Common Mobile Application Security Pitfalls

April 27, 2011

It is a well-documented fact that information transfer over the internet is transitioning over to mobile devices at an alarming rate. Here are some links that provide a high level statistical view of my claim (often, some simple Google-fu will yield the same results):

This growing adoption rate of mobile devices for various personal and business needs has an enormous pressure on software shops developing mobile applications to meet extremely tight first to market deadlines. This often leads to a strict development schedule that leaves security requirements either compromised or omitted.

After numerous security assessments of mobile applications on both iOS and Android platforms, a pattern of common security weaknesses begin to arise. My goal with this article is to identify the pitfalls in order to assist mobile application development teams.

Rich Client Side Business Logic

One of the primary successes of mobile applications, if not carefully implemented, tends to include an array of security vulnerabilities. Rich client applications offer users direct access to a particular service, while maintaining a simple and attractive user experience. Incorporating business logic such as transactional authentication, session timeout and password verification into the client application can often lead to unexpected security pitfalls. Consider the following SOAP response from the server that forces the mobile client application prompt for an additional password:


A malicious attacker could use a simple HTTP proxy that captures requests and responses and alter the response from the server to bypass security controls built in by the application’s logic. The following shows the modified response:


Sensitive Data Stored on Mobile Devices

With the growing storage space on today’s mobile devices, caching application information on the local device is an option exercised by mobile applications. Given the performance overhead added by repeatedly encrypting and decrypting the sensitive information, mobile applications often default to storing the information in clear text. Android and iOS platforms are susceptible to rooting and/or jailbreaking, which gives users unrestricted access to the underlying filesystem. Using this root level access, malicious users can easily retrieve the sensitive information stored on the device from application’s sandbox.

Poor Cryptography

When choosing to store sensitive data on mobile devices, it is important to encrypt it. iOS provides a “data protection” API which encrypts data with a key generated from the users passcode, although there seem to be some concerns about it from security researchers ( Android provides APIs for cryptographic primitives, but no ready-made protocol to encrypt data with a key generated from the password. Therefore, developers may find themselves having to make decisions about what to use to generate keys, how to use them, and where to store them. Often developers make sure that they use strong cryptographic algorithms to encrypt data, but choose poor key management protocols. When keys are stored on the device, shared between users, or hardcoded, they do not provide adequate protection to data at rest. It’s important to choose strong protocols, not just strong algorithms, when encrypting sensitive data stored on mobile devices.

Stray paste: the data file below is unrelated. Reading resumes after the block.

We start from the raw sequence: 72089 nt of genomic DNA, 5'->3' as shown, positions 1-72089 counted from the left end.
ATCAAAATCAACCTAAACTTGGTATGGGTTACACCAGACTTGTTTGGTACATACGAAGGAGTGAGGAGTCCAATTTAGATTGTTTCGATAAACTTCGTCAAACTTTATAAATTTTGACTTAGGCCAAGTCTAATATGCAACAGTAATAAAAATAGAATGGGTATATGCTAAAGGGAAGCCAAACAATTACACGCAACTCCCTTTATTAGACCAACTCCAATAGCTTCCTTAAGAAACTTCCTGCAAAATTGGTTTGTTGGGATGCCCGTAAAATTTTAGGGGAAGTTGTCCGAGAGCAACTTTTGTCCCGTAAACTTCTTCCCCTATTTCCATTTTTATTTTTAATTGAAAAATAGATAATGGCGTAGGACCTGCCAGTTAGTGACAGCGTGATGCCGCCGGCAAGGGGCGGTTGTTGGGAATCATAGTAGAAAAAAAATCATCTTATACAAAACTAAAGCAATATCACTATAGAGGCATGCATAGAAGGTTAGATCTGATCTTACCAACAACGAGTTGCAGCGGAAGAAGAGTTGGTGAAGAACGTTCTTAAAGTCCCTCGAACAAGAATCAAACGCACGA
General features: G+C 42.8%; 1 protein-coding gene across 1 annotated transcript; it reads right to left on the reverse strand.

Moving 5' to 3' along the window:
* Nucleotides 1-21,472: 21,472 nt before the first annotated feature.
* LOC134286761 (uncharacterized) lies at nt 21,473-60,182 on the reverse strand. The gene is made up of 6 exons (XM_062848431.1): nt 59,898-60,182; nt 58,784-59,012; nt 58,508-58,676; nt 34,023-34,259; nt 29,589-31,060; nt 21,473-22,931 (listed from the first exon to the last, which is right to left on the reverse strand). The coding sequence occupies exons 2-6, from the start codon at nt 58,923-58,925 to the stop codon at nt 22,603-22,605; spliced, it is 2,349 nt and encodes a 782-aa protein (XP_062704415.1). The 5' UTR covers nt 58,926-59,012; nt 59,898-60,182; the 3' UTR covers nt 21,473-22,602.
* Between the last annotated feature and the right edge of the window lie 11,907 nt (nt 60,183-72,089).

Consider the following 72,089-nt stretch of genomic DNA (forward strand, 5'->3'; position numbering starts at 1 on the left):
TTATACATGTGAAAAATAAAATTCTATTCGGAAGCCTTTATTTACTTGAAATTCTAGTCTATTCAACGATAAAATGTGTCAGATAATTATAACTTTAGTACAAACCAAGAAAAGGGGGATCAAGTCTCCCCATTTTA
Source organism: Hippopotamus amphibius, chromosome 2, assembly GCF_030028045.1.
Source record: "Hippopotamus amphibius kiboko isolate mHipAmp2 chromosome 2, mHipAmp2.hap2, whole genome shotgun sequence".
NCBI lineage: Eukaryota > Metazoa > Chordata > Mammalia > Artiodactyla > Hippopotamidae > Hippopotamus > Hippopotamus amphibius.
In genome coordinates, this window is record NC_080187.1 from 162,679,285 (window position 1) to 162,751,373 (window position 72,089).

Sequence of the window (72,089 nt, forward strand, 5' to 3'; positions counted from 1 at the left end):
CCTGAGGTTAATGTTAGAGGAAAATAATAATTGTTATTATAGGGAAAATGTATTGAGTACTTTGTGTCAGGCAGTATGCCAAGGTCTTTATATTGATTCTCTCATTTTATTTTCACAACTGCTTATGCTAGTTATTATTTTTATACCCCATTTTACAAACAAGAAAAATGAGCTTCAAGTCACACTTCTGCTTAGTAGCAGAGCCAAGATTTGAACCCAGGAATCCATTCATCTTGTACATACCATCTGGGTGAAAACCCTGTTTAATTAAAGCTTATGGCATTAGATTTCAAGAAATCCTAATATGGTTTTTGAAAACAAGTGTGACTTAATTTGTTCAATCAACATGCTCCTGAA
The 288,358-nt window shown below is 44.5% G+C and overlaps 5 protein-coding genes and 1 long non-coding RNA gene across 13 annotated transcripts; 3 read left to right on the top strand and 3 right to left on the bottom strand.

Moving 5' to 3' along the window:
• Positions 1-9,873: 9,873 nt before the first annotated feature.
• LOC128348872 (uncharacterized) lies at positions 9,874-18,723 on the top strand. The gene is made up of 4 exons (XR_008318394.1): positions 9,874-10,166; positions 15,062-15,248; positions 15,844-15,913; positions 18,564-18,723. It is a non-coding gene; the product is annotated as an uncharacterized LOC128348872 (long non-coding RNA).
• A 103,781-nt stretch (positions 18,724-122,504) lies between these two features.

Depending on Client Side Data Validation

Relying solely on client side data validation is a security weakness that has been beaten to death by security professionals across all domains. Given the market pressures discussed above, this elusive data validation weakness has crept back into application development in the mobile application space. A plethora of mobile applications allow users to access their service from both the mobile device and the web. This convolutes the application’s data path and introduces a significant list of abuse cases and attack vectors when performing a threat model. Malicious users can easily bypass client side data validation by using an HTTP proxy between the mobile application and the server. Given that there is a possibility for user supplied information to be displayed over a web browser, relying purely on client side input validation can lead to cross platform attacks.

Poor Local Session Management

Developers often need to timeout the mobile client application when it is idle for a certain period of time to prevent access to sensitive information or actions when an attacker has gained access to a mobile device. This “timeout” may include logging the user or out, putting up a password screen, or deleting sensitive temporary files. Malicious users can sometimes circumvent these password screens by modifying the date on the phone or tampering with files stored on the device. Local session management and timeout schemes that rely on user modifiable data can be exploited by an attacker with access to the device.

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